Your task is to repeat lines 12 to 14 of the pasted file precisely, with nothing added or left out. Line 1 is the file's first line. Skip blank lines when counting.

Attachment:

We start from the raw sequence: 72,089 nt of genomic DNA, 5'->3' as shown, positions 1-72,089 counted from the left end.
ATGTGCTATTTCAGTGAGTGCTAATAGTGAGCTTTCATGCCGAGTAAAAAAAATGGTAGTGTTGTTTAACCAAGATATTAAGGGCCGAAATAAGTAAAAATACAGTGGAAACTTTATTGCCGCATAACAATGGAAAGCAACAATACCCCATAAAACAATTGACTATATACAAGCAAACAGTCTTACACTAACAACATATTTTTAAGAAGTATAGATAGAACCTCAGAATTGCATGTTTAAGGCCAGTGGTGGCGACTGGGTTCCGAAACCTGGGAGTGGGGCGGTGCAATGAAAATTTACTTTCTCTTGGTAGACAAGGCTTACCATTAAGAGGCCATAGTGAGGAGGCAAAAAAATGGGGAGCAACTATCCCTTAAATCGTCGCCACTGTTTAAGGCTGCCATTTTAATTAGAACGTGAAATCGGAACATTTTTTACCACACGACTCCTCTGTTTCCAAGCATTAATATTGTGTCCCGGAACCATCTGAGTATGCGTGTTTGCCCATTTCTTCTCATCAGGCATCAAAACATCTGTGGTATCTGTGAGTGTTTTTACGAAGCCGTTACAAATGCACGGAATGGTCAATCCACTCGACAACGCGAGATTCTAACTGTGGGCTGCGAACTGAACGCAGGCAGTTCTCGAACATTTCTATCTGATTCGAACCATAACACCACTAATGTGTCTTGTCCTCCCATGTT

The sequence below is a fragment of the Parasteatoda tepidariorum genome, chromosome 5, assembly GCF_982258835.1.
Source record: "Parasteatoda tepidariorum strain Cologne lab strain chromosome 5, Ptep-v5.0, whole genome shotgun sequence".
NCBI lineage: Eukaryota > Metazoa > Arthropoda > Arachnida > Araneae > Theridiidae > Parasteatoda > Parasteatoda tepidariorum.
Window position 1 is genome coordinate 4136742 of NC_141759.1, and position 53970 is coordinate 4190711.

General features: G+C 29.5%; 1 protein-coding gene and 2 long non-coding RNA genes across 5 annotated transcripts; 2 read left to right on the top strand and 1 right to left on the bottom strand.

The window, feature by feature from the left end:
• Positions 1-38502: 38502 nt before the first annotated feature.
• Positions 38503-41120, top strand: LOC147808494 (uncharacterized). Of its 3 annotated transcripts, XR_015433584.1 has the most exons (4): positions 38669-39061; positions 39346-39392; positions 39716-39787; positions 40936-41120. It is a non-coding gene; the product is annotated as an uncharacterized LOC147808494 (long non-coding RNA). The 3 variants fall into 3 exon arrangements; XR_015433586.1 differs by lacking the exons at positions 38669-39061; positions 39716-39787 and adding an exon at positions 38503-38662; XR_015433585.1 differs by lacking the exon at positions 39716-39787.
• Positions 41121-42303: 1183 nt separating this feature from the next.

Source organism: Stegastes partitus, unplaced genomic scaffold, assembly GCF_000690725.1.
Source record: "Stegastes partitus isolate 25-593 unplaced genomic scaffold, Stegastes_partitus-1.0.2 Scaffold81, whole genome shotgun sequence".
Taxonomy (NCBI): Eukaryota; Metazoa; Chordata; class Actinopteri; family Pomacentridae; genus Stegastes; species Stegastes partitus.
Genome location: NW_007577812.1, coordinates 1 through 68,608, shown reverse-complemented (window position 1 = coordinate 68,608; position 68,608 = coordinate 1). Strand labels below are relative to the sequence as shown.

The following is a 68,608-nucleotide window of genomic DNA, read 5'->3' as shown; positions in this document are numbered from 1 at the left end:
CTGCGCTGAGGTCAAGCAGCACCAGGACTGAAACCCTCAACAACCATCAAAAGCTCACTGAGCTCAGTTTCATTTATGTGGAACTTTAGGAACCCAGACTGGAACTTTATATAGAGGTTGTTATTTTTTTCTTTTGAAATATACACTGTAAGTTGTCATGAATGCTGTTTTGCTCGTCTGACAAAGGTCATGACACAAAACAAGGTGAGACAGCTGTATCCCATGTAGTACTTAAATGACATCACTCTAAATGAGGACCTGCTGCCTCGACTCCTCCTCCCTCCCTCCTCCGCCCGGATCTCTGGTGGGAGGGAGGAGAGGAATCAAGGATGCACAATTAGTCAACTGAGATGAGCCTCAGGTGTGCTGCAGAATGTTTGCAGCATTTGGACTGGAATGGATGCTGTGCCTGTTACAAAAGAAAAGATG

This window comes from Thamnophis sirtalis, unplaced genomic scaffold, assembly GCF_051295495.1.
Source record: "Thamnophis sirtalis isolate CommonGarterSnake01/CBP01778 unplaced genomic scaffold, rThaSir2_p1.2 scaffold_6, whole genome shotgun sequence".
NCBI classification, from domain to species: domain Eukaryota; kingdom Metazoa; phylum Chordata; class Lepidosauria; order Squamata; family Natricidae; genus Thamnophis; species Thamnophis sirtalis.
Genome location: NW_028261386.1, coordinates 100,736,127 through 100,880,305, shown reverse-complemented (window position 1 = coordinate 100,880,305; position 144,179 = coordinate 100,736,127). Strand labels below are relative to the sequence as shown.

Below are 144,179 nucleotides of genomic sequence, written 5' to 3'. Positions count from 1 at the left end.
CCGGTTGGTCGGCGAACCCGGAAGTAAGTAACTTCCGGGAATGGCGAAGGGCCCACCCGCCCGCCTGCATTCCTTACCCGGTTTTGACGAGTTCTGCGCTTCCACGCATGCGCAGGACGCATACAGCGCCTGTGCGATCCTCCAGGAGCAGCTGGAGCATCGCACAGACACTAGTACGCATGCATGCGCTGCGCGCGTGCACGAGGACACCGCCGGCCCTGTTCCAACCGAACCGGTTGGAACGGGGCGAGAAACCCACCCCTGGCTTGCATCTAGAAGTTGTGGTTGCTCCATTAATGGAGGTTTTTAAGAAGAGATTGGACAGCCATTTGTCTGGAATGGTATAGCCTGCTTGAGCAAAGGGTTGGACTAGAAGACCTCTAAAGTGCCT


Source organism: Stegastes partitus, unplaced genomic scaffold, assembly GCF_000690725.1.
Source record: "Stegastes partitus isolate 25-593 unplaced genomic scaffold, Stegastes_partitus-1.0.2 Scaffold81, whole genome shotgun sequence".
Taxonomy (NCBI): Eukaryota; Metazoa; Chordata; class Actinopteri; family Pomacentridae; genus Stegastes; species Stegastes partitus.